The expert was in our midst. I was excited for a fast-paced exploration of the topic with colleagues after school. Then due to logistics a number of young children joined us, and rightly so, the expert altered the pace of the presentation to meet the children's need for a slower, more deliberate pace. I understood the reason for the change, but I was disappointed as I was looking forward to a fast-paced, instructional activity by this brilliant scientist and artist.
Similarly, when I slowed down the pace of math class the other day to accommodate a new learning activity and many learners who desire a slower pace, a few young students acted out. They didn't like the slow pace, and actually acted as if they felt insulted by the slow delivery. I remember doing the same thing when I was a student and wanted to learn faster.
Fast, slow, or in between, pacing choices are a critical part of instructional delivery. What is the right pace to teach and when do you decide to slow it down or speed it up to maximize learning.
Typically, I introduce topics at a fast pace first so that everyone gets a taste of the information, concept, or skill. The fast, first introduction also allows me to assess who already knows the information, who is catching on quickly, and who needs a more deliberate, slower paced review. Then I usually split the group up according to their needs with regard to the content and learning. This helps everyone to learn happily with peers at a pace that is just right or almost just right.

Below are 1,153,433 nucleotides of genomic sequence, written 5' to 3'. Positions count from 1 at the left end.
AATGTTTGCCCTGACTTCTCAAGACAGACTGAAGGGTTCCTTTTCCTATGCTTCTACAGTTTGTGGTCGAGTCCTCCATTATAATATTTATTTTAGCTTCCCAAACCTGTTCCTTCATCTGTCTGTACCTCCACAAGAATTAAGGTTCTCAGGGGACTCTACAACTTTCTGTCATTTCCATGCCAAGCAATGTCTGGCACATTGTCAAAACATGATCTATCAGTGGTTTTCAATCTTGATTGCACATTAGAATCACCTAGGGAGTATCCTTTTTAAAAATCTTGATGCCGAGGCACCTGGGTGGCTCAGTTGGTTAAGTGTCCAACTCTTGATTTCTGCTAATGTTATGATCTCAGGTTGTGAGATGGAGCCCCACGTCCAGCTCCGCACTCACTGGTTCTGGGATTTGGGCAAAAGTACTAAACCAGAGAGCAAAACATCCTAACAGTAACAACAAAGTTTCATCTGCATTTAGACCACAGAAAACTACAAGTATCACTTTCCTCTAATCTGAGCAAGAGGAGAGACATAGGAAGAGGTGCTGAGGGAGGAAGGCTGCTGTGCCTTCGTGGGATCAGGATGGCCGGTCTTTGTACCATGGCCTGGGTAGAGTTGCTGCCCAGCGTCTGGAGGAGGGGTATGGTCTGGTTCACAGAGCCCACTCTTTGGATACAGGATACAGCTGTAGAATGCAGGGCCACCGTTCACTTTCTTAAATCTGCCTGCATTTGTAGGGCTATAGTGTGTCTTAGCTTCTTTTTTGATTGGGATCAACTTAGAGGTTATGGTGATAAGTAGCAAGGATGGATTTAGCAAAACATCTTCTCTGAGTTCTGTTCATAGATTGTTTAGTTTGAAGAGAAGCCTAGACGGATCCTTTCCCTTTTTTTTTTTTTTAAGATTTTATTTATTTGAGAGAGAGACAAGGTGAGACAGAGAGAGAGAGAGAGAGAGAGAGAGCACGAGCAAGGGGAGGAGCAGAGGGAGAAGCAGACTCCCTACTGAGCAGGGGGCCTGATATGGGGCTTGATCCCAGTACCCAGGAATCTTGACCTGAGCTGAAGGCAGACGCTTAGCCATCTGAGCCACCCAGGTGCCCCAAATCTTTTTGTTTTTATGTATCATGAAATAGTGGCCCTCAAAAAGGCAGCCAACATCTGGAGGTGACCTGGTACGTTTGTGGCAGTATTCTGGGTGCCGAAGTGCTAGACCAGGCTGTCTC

Yet, sometimes, like yesterday, I have to present at a pace that's good for some and not for others, and I don't make that choice lightly. In yesterday's case, the learning activity was a new one for me, one I had witnessed the week before at a conference and one that I felt was worthwhile for all students. Next, I couldn't ask the assisting teachers to take a group since they needed to see the activity played out as well so they participated rather than lead a group.
Throughout the lesson, I told students why I was choosing the pacing that I chose, and why I chose to share the learning activity. I added a few challenging questions to give the fast-paced students a chance to stretch which gave me a chance to assess their learning to see if this was a helpful activity for them. Their share and my assessment demonstrated that they needed this concrete activity to gain greater depth of understanding.
I'm curious about pacing? Do most teachers present at a similar pace or do teachers typically slow it down or speed it up depending on the content and students? How do we help students who process quickly or who need more time? What role does pacing play in over all learning frustration and success?
If you have thoughts on information on this, please share. I'm curious.